Sunday, November 13, 2016

Pea Soup

A dense fog dropped into the area as we arrived at the banding site before dawn. It made for an eerie setting for putting the nets up. There was no sound save for occasional drips from the trees as the condensation gathered. Would the birds sleep in? Eventually, our Barred Owl pair called to each other before reconnecting.

We almost didn't see our first bird in the gloom. It was at the end of Net 6. This is not a terribly productive net but it paid off this morning. It captured only the third Wood Thrush we have banded here.

Wood Thrush

An Eastern Phoebe was brought in from Net 21 by the lake. They are still calling all over the property.

Eastern Phoebe

Back next to the woods in Net 4 was a recaptured White-eyed Vireo we first banded a month ago. They tend to nip.

White-eyed Vireo

Things remained pretty quiet. Time for a trip out to the lake. Did we mention it was foggy this morning?


In front of the fishing pier was a small flock of birds. A juvenile Wood Stork, Snowy Egret, White Ibis, and Common Gallinules were feeding side by side.

Wood Stork

A Great Blue Heron soon joined them. The river had deposited a lot of sediment in front of the pier. The water is getting more shallow here after every flooding rain.

Great Blue Heron

An Eastern Phoebe was taking advantage of Primrose Willow stalks to perch and hunt from.

Eastern Phoebe

Over in the cattails, a Marsh Wren played peek-a-boo. The Willow tree next to the Wren was later filled with birds once the fog began to burn off, including Orange-crowned, Prairie, Myrtle (Yellow-rump), and Palm Warblers, Blue-headed, and White-eyed Vireo, Common Yellowthroats, and House and Carolina Wrens. Northern Cardinals were busy eating Tallow seeds.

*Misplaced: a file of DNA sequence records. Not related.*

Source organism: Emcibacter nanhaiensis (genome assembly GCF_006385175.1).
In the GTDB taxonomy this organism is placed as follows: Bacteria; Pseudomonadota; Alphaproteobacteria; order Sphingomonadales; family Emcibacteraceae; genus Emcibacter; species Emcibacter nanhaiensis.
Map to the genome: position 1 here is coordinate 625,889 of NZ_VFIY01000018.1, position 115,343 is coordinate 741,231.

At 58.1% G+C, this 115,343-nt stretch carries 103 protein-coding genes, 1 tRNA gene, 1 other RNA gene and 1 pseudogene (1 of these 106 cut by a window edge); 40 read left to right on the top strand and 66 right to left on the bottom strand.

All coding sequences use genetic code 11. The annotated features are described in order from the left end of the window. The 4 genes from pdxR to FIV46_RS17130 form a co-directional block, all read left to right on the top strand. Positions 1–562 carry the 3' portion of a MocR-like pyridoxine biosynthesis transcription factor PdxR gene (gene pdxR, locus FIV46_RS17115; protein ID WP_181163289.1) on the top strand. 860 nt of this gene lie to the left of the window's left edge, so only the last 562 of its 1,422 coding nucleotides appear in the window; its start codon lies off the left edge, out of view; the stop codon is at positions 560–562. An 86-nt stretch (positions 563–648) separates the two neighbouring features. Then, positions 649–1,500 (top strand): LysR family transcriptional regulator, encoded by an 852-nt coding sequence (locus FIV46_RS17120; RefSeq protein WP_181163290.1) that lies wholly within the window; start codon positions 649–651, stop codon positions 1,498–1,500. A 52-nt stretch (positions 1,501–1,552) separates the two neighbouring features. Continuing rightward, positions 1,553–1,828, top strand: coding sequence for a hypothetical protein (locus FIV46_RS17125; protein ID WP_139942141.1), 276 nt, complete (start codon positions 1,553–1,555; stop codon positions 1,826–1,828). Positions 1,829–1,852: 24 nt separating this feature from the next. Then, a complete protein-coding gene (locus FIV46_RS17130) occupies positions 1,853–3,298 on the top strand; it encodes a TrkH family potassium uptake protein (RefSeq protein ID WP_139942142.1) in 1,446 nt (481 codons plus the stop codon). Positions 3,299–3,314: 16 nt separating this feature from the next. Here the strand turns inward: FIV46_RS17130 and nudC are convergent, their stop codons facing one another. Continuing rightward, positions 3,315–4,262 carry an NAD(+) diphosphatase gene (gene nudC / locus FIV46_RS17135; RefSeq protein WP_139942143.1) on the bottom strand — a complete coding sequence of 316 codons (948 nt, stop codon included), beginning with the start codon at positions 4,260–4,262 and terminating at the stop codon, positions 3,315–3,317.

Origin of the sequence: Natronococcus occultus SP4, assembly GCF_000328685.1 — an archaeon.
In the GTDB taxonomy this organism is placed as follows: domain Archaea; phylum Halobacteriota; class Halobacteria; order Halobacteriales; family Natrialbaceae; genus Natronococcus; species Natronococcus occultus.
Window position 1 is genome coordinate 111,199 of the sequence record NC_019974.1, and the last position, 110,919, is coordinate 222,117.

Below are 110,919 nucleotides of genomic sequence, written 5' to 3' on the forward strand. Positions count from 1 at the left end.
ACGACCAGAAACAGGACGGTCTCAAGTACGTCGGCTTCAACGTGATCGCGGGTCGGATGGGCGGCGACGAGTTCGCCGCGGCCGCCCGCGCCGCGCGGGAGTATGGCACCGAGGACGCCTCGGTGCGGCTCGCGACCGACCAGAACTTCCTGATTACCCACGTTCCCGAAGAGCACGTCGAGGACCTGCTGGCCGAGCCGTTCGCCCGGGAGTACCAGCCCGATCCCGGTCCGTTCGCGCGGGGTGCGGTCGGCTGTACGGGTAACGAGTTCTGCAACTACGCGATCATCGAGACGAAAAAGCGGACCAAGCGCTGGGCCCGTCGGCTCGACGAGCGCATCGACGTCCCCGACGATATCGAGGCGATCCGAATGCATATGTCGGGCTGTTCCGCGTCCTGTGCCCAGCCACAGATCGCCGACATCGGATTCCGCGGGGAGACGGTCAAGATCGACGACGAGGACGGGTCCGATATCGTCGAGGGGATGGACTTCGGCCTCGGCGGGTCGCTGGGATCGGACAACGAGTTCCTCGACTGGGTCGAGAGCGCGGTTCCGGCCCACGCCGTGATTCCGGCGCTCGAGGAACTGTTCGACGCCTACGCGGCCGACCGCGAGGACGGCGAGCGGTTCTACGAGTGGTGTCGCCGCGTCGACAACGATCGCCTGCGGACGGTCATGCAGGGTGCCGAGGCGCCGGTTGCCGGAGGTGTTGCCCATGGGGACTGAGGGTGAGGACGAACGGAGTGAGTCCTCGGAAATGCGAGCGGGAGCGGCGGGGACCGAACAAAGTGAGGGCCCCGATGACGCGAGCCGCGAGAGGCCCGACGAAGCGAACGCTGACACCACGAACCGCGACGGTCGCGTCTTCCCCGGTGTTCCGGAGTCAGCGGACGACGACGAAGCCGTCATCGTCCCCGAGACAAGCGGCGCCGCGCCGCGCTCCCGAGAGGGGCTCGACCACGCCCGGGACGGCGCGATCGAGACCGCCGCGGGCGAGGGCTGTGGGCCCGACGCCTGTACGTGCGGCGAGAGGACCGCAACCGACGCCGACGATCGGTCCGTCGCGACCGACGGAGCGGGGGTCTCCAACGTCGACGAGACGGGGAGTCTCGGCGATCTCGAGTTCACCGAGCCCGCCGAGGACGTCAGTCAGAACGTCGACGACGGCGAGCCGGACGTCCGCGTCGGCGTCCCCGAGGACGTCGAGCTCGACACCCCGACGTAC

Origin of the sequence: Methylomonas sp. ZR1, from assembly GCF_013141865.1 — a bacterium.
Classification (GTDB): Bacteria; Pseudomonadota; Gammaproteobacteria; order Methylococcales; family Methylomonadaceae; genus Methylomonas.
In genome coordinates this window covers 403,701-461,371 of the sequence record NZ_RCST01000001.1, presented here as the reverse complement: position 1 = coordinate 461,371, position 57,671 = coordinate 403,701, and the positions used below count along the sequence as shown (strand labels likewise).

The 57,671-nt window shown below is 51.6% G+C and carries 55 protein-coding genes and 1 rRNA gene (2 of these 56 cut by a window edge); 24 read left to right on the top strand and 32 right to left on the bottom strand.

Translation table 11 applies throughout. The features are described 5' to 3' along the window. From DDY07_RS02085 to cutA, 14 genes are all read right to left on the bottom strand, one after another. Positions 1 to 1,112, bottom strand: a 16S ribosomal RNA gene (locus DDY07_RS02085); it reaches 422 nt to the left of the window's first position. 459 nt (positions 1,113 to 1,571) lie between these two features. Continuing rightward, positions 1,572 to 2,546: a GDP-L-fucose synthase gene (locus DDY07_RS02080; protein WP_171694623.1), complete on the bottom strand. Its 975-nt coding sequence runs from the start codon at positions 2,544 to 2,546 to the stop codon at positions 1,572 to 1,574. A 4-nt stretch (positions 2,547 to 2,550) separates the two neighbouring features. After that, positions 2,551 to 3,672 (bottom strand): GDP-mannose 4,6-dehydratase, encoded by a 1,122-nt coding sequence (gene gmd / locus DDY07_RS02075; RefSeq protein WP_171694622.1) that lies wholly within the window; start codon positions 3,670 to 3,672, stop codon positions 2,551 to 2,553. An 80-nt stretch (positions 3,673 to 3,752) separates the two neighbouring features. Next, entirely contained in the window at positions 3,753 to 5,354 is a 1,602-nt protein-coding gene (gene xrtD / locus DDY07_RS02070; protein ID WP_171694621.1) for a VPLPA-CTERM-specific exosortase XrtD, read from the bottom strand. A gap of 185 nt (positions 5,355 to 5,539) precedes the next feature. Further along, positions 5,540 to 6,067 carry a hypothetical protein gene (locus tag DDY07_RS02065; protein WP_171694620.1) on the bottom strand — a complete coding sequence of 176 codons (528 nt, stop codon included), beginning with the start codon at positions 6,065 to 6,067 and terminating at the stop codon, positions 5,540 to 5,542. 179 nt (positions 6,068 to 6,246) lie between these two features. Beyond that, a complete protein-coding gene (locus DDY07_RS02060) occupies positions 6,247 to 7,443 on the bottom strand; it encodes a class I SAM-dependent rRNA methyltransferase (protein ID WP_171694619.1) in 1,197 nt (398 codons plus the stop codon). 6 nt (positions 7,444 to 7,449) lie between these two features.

Marsh Wren

Even when Blue-gray Gnatcatchers drop down right in front of you they don't sit for long. Too many bugs to snatch!

Blue-gray Gnatcatcher

Bowl and doily Spider (Frontinella communis) are on property pretty much year-round but they are especially easy to see when the fog is around.

Bowl and Doily Spider

We captured a couple of House Wrens. This one was first banded 2 years ago.

House Wren

We have been waiting for the first Ruby-crowned Kinglet in the net and today was the day.

Ruby-crowned Kinglet

We tend to capture more females than males so it was great to have that shock of red that gives the Ruby-crowned Kinglet its name in our hands.

Ruby-crowned Kinglet

As we were taking the nets down we captured two more birds. Gray Catbirds were mewing in the vegetation all morning but were not flying around too much.

Gray Catbird

This is the third week we have banded Hermit Thrushes. They are definitely back in the neighborhood.

Hermit Thrush

Temperatures are slowly dropping as we head through the month. The upper 40s are forecast in about a week. Time to break out the jackets.
Next (planned) Banding Day: Sunday, November 20th.
All nets will be opened by 6:15 A.M.

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